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At-risk students and small businesses in San Antonio will be getting a head start on success thanks to a National Science Foundation (NSF) grant to an education/business partnership headed by the Texas Engineering Extension Service.

The two-year grant will be used to provide computer training to at-risk high school students, especially single mothers, in the Edgewood Independent School District. These students will use their training to help develop e-commerce for small businesses located in economically depressed areas of San Antonio, said Gary Meaney of TEEX.

“Our goal is to help at-risk students gain marketable skills while helping small businesses enter the e-commerce marketplace,” Meaney said. “We are using a community-team approach to help these small businesses survive and grow. We will train, motivate and deploy teams with a can-do attitude who are willing to learn new skills and put them to use in their own community.”

Five Technology Business Assistance Teams will be formed each year to help small businesses compete using e-commerce. Each team will include two school-age mothers and two other Edgewood students along with two students majoring in e-commerce at Our Lady of the Lake University. The team will have an adult mentor from TEEX or one of the other partners in the grant.

Free child care and transportation will be provided for the at-risk students, and they will get paid for 240 hours of work, Meaney said.

“It’s all about the kids,” Meaney said. About 90 percent of the students in the Edgewood School District are considered economically disadvantaged and the high school drop-out rate exceeds 50 percent. Both Edgewood and Our Lady of the Lake University are Hispanic-Serving Institutions (HSIs), he added.

Partners in the project are TEEX, Our Lady of the Lake University (OLLU), Edgewood ISD and TEKSA Innovations Corp., a San Antonio-based technology business incubator. The project coordinator is the Technology and Economic Development Division of TEEX. Supporting organizations include the Career Advancement and Applied Technology Training Division of TEEX, which will provide the at-risk students with basic computer classes.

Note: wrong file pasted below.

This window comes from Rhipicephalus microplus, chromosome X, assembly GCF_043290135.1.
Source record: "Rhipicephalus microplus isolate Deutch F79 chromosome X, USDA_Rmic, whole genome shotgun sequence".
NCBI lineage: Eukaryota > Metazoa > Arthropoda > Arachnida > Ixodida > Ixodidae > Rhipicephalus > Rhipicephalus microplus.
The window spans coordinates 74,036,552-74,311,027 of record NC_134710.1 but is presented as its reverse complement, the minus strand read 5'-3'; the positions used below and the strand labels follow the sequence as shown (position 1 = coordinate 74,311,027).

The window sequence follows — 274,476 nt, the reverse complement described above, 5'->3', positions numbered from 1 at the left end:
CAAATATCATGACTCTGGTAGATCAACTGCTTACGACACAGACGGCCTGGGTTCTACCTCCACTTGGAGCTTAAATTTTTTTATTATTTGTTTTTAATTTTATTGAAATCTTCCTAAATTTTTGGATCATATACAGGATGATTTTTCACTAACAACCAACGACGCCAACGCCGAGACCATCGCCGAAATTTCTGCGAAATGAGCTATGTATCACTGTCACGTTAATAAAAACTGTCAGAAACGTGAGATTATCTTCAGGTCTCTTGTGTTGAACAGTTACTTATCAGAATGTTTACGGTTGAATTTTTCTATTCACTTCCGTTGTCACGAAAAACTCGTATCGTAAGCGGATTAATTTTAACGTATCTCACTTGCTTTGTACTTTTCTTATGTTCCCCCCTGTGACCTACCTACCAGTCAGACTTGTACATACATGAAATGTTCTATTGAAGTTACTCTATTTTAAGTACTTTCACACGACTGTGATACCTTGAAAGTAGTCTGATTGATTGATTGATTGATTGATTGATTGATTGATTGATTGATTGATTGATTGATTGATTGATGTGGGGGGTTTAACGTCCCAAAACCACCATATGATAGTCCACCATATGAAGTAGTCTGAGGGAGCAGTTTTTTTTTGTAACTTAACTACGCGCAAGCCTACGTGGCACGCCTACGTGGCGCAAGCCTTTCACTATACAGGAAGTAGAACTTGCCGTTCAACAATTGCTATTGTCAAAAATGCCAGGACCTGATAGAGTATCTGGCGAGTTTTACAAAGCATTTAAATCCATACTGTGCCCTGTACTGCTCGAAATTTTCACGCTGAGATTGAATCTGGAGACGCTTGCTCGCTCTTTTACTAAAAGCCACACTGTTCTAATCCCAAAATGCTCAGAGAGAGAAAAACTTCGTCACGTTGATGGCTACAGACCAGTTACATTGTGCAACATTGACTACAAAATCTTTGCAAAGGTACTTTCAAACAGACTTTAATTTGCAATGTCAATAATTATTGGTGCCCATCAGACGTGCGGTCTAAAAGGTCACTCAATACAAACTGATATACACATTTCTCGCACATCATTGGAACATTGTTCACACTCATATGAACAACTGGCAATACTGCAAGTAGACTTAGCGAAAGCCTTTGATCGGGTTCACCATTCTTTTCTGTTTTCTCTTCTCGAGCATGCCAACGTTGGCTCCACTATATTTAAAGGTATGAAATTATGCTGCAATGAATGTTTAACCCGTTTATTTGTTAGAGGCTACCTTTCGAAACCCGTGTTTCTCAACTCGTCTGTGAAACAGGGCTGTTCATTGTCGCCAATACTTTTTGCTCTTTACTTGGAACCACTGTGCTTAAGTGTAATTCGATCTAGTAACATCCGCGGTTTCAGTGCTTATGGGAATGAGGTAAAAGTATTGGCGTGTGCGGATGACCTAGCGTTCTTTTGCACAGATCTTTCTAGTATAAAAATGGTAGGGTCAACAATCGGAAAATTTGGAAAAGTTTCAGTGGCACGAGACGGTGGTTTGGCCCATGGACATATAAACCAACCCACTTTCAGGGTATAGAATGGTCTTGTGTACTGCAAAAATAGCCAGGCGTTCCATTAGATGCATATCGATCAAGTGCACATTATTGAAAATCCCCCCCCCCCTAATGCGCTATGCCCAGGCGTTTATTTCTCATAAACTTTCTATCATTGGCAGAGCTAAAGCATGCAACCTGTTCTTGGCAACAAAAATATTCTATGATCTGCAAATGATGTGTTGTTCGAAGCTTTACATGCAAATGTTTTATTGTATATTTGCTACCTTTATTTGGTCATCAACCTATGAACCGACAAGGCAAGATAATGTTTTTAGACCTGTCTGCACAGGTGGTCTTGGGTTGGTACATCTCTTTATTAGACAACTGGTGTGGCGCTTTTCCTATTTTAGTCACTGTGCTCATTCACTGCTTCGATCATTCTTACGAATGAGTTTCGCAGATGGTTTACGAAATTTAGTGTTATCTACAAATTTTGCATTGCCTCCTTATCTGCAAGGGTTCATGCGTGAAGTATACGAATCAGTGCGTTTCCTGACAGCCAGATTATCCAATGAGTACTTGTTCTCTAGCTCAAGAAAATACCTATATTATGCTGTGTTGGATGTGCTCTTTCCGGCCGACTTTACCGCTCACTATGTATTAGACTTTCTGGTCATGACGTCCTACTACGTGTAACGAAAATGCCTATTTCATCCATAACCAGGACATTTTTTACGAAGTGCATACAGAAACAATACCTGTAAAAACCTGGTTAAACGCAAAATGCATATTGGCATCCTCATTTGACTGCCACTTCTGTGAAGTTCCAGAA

“We plan to seek out entrepreneurial groups within the Edgewood and San Antonio community and help them to establish and grow viable businesses that involve e-commerce as either an end product/service or a key enabling technology. TEKSA is a virtual business accelerator/incubator without walls and can therefore assist emerging firms located anywhere in the community,” he explained.

“Our Lady of the Lake University and TEKSA are doing great things for the folks in San Antonio, and we are proud to be part of these efforts with them,” he added.

“This is a prototype for more ambitious things in the future,” said Dr. Lois Graff, dean of the OLLU School of Business. “Big movements occur when different people come together and that is what this is all about.”

The grant was one of 24 “Partnerships for Innovation” awarded by the National Science Foundation to projects in 20 states and Puerto Rico. The new NSF program is designed to help build creative interactions in local communities between colleges and universities, government agencies, foundations and private corporations with the goal of advancing local economic and educational opportunities.

“This endeavor is one of numerous partnering initiatives ongoing between the Texas Engineering Extension Service and the greater San Antonio area with the intent to improve the quality of life for underserved people in San Antonio,” said Dr. G. Kemble Bennett, director and CEO of TEEX and a principal investigator on the grant.

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